In a previous article, we explored how critics falsely accuse Luke of gross inaccuracy in Luke 3:1. Here, we return to the same verse to explore another alleged mistake. Let’s review the relevant part of the passage, from the English Standard Version:
In the fifteenth year of the reign of Tiberius Caesar, Pontius Pilate being governor of Judea,…
Some critics have pointed out that Luke refers to Pontius Pilate as the governor or “hegemon” (ἡγεμών) of Judea, rather than by his actual title, which was prefect (νομάρχης). If, the critics say, Luke was wrong about something that simple, then he surely was wrong about other things, too.
It is important to note that before 44 A.D. the technical term that Romans used for Pilate’s role was “prefect,” not “governor.” However, “governor” (ἡγεμών) was a general term that was in broad usage during the time of Luke’s writing. Other highly respected historians also used it—as well as similar terms—to refer to Pontius Pilate.
For example, Josephus, the great Jewish historian, repeatedly uses ἡγεμών to describe Pilate, as well as his predecessors in the same position. See Antiquities 18.3.1, 18.6.5, etc.
Tacitus, the Roman historian, describes Pontius Pilate as a “procurator” (rather than a “prefect”) in Annals, 15.44, when talking about Jesus:
Christus, from whom the name had its origin, suffered the extreme penalty during the reign of Tiberius at the hands of one of our procurators, Pontius Pilatus,…
“Procurator” would also be a technically incorrect term for the pre-44 time period. But, that doesn’t mean that Tacitus was an incompetent historian.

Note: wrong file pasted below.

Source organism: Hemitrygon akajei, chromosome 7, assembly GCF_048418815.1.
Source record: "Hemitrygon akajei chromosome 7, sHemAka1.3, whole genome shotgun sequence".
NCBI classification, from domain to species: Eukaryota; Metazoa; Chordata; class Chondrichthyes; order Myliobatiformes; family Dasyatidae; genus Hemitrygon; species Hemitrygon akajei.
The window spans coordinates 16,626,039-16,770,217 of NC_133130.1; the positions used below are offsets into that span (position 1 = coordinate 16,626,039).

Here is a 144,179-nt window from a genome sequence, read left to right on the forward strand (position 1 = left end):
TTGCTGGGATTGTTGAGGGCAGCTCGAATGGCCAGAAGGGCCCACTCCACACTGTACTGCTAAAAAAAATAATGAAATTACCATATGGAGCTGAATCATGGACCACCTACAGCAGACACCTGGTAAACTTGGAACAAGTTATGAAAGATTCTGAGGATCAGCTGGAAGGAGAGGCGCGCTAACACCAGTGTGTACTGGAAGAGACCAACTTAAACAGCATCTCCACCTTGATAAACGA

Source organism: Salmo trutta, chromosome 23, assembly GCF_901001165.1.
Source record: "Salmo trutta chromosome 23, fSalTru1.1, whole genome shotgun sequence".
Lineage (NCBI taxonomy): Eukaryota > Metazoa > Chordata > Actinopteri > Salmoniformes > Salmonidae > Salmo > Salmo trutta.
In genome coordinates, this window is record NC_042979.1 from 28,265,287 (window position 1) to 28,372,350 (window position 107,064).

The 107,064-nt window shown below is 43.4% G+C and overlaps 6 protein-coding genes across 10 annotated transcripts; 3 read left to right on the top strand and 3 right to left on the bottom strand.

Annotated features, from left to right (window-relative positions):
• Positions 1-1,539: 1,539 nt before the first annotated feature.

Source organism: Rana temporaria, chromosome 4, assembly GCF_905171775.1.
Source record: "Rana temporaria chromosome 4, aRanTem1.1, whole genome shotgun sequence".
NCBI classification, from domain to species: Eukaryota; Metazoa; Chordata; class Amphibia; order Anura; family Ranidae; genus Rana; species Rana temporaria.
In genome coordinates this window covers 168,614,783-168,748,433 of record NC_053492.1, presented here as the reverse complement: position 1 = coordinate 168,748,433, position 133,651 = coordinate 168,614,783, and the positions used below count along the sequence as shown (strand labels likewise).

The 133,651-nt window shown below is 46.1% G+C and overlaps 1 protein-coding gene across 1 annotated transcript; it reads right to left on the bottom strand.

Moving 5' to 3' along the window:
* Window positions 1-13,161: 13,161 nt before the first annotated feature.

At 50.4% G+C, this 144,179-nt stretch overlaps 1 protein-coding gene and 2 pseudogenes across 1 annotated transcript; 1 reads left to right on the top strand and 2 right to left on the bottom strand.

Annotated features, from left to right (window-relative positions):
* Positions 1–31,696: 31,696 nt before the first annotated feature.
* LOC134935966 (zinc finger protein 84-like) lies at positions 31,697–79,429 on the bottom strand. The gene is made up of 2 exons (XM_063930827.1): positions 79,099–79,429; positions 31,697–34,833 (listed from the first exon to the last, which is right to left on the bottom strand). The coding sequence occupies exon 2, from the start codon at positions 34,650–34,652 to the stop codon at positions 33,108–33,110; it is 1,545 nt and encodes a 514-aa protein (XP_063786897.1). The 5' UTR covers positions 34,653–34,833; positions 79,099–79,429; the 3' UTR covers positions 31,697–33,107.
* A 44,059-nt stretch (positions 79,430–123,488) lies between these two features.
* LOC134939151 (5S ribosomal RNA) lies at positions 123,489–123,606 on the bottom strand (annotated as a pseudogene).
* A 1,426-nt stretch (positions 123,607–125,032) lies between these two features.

Some scholars have noted that Luke’s term, ἡγεμών, was a generic and more commonly used “catch-all” term that was synonymous with “prefect” and “procurator.”1 It appears that use of the technically exact title for such things was not a rigid thing. For example, Josephus refers to Cuspius Fadus both as “prefect” and as “procurator.”2 Philo uses yet another term, commonly translated as “procurator,” to refer to a number of different types of Roman official, including a prefect, a proconsul, and a legate.3 All of these different titles would have been—and were—appropriately described by the catch-all term that Luke used.
So, did Luke screw up? No. He, like other great historians at the time, simply employed a general, commonly used term, rather than an official title, to refer to a Roman official. Critics who use this to impugn Luke’s accuracy as a historian are inappropriately “splitting hairs” in this case. Those same critics would also have to impugn Josephus, Philo, and Tacitus.
- McGrew, Timothy (Professor and Director of Graduate Teaching, Western Michigan University),Alleged Historical Errors in the Gospels: Luke and John, Presentation to St. Michael Lutheran Church, MI, 11 June 2012, slide 24, accessed 28 April 2015:http://www.apologetics315.com/2012/06/alleged-historical-errors-in-gospels.html
- Feldman, Louis, Flavius Josephus Revisited in Aufstieg Und Niedergang Der Roemischen Welt, Part 2 edited by Hildegard Temporini and Wolfgang Haase 1984, page 818
- Carter, Warren, Matthew and Empire: Initial Explorations, T&T Clark, 2001, page 215